May 2, 2012
How a Rip in This Picasso is Worth $7.5 Million

Femme Assise dans un Fauteuil (Woman Sitting in a Chair), a jaggedy portrait in the typical Picasso style, will hit the auction block tonight at Sotheby’s. And in the scrutiny of what’s expected to be the second-most-expensive piece of art sold in the next two weeks (asking price: $20 to $30 million, in case you’re in the market), we learn how much a two-inch tear in a Picasso can cost.
Here’s the story: a lawsuit dug up on the painting reveals that in 2009, financer Teddy Forstmann’s insurance company sued an art gallery housing the portrait for a rip below the figure’s neck due to “careless, negligent, reckless, and otherwise improper handling of the work,” according to Vanity Fair's Alexandra Peers. That supposedly reduced the value of the painting by $7.5 million, the amount the insurance company paid out to Forstmann, according to the claim. Sotheby’s only slyly mentioned the repair, without fully disclosing the damage: “There is a two-inch repair below the figure’s neck where the canvas has been stitched. … Under UV light, one hairline retouching to address repair, otherwise fine.”
Read more at The Atlantic Wire.

How a Rip in This Picasso is Worth $7.5 Million

Femme Assise dans un Fauteuil (Woman Sitting in a Chair), a jaggedy portrait in the typical Picasso style, will hit the auction block tonight at Sotheby’s. And in the scrutiny of what’s expected to be the second-most-expensive piece of art sold in the next two weeks (asking price: $20 to $30 million, in case you’re in the market), we learn how much a two-inch tear in a Picasso can cost.

Here’s the story: a lawsuit dug up on the painting reveals that in 2009, financer Teddy Forstmann’s insurance company sued an art gallery housing the portrait for a rip below the figure’s neck due to “careless, negligent, reckless, and otherwise improper handling of the work,” according to Vanity Fair's Alexandra Peers. That supposedly reduced the value of the painting by $7.5 million, the amount the insurance company paid out to Forstmann, according to the claim. Sotheby’s only slyly mentioned the repair, without fully disclosing the damage: “There is a two-inch repair below the figure’s neck where the canvas has been stitched. … Under UV light, one hairline retouching to address repair, otherwise fine.”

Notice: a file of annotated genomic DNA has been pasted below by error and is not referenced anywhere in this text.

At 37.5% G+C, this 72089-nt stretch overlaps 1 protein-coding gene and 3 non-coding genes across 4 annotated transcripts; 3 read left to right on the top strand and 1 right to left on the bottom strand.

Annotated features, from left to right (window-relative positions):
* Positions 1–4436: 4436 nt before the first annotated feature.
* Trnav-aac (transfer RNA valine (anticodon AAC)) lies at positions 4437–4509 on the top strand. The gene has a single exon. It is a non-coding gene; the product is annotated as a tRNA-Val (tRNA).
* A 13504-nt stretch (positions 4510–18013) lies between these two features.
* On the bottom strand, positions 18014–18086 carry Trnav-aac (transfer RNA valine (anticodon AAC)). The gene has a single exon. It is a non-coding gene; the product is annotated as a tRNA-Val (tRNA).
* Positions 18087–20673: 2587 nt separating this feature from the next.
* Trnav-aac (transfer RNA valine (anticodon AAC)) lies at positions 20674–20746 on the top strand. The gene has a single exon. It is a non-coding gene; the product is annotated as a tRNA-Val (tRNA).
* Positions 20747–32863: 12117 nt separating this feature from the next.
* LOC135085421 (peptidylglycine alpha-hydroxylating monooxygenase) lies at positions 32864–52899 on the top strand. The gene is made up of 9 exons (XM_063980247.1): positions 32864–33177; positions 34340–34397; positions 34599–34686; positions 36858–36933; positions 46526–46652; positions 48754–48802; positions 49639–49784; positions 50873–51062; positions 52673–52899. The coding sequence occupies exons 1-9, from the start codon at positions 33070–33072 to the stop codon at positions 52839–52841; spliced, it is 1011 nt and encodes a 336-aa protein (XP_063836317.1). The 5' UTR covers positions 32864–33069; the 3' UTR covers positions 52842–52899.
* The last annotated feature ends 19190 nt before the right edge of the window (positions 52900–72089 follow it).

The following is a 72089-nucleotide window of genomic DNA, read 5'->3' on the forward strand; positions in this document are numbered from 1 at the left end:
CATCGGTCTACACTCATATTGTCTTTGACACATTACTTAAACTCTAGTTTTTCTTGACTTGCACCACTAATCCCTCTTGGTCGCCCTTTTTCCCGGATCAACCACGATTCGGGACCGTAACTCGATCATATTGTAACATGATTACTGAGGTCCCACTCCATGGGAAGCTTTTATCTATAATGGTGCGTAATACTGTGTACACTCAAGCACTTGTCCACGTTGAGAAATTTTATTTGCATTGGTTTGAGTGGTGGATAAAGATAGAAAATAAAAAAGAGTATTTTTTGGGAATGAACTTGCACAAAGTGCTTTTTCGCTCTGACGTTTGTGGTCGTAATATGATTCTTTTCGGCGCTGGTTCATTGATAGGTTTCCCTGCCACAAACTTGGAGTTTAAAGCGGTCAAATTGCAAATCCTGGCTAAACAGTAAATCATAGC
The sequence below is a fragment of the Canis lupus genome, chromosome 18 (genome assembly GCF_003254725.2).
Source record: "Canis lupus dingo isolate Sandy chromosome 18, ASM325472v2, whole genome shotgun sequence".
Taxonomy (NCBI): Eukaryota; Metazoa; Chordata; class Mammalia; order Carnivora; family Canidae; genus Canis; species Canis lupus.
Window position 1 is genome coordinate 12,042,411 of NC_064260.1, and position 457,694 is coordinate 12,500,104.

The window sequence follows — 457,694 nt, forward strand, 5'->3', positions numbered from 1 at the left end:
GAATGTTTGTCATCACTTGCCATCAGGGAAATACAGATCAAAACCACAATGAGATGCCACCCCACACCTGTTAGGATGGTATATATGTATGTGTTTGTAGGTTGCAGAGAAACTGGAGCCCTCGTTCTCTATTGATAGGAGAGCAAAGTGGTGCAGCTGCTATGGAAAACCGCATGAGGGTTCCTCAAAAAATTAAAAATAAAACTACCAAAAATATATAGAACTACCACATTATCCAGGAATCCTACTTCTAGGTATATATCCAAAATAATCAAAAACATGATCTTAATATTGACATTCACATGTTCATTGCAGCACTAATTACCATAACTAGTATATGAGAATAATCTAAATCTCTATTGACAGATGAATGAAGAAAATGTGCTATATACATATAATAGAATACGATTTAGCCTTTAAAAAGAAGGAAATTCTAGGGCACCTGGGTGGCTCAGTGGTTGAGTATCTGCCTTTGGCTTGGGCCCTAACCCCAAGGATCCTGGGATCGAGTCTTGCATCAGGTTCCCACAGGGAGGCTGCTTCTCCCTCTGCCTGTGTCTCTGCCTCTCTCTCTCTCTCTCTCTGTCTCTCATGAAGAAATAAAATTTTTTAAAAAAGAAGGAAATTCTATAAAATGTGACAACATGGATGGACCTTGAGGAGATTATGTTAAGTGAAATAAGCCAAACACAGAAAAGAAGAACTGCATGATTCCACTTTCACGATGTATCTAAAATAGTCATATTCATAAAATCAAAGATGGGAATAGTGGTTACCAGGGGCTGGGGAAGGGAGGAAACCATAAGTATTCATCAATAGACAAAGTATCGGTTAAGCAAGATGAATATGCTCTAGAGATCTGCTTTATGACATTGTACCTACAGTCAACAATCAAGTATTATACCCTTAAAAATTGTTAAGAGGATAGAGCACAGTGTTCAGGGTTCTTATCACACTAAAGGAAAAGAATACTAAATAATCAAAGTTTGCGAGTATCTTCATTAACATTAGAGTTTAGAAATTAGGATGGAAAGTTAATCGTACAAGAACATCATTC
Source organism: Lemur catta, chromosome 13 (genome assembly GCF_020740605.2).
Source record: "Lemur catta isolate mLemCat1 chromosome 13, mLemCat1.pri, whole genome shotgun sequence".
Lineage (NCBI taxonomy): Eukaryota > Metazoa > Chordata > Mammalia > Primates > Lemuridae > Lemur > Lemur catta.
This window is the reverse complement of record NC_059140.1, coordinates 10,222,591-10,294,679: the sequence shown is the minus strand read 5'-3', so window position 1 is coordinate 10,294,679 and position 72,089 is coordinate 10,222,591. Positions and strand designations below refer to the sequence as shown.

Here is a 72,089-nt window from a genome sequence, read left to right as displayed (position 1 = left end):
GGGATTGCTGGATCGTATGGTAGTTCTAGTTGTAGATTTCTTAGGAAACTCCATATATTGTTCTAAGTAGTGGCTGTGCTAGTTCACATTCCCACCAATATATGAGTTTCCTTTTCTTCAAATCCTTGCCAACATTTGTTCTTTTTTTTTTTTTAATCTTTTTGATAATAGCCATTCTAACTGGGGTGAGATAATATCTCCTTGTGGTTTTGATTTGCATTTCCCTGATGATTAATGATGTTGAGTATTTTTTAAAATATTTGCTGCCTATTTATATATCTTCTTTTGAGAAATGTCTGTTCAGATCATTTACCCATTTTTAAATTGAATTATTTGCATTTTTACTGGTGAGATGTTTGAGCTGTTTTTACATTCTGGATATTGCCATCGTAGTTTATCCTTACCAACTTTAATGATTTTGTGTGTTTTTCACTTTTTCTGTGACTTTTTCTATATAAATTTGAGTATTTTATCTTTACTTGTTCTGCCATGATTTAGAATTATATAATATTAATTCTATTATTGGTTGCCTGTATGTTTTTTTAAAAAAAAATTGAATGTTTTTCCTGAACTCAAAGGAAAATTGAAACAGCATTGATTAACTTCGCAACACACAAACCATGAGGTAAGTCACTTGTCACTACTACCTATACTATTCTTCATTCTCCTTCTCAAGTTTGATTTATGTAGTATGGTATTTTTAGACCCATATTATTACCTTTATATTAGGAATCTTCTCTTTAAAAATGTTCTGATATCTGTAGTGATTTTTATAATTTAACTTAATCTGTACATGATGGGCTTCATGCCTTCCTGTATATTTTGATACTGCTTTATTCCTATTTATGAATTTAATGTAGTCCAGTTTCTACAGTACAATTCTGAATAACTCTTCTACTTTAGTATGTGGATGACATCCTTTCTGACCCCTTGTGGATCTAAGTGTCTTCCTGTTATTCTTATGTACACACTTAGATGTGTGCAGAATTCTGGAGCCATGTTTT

Read more at The Atlantic Wire.

  1. anjaallavainilla reblogged this from sfmoma and added:
    pablo
  2. butshouldibe reblogged this from theatlantic
  3. tommarch reblogged this from theatlantic and added:
    Why is Picasso so Great? What’s so great about… Why do you think people say this is so great? List what makes it...
  4. atehaka reblogged this from dztp
  5. dztp reblogged this from yaaaaman
  6. antennas reblogged this from yaaaaman
  7. wizardblue reblogged this from theatlantic
  8. dragnetmag reblogged this from theatlantic
  9. thearspoetica reblogged this from sfmoma
  10. myghostlife reblogged this from theatlantic
  11. lastopiumden reblogged this from sfmoma
  12. bigstarlet reblogged this from theatlantic
  13. tellmeaboutlife reblogged this from theatlantic
  14. refinnejsetaerc reblogged this from sfmoma and added:
    Lesson: be careful with your Picassos!
  15. yaaaaman reblogged this from theatlantic
  16. wellearnedsoul reblogged this from theatlantic
  17. min1m0use reblogged this from sfmoma
  18. thekatierogers reblogged this from theatlantic
  19. dbreunig said: I’d challenge the insurance company to point to the subject’s “neck”.
  20. johnzkn reblogged this from sfmoma
  21. migamart reblogged this from sfmoma
  22. bertotopia reblogged this from sfmoma
  23. crocodileblackpelvis reblogged this from theatlantic and added:
    I’m going to pick up a boxcutter and stop by Sotheby’s to pay The Scream a little visit.
  24. estranha-rosa reblogged this from sfmoma
  25. loveiki reblogged this from theatlantic
  26. sisifo reblogged this from sfmoma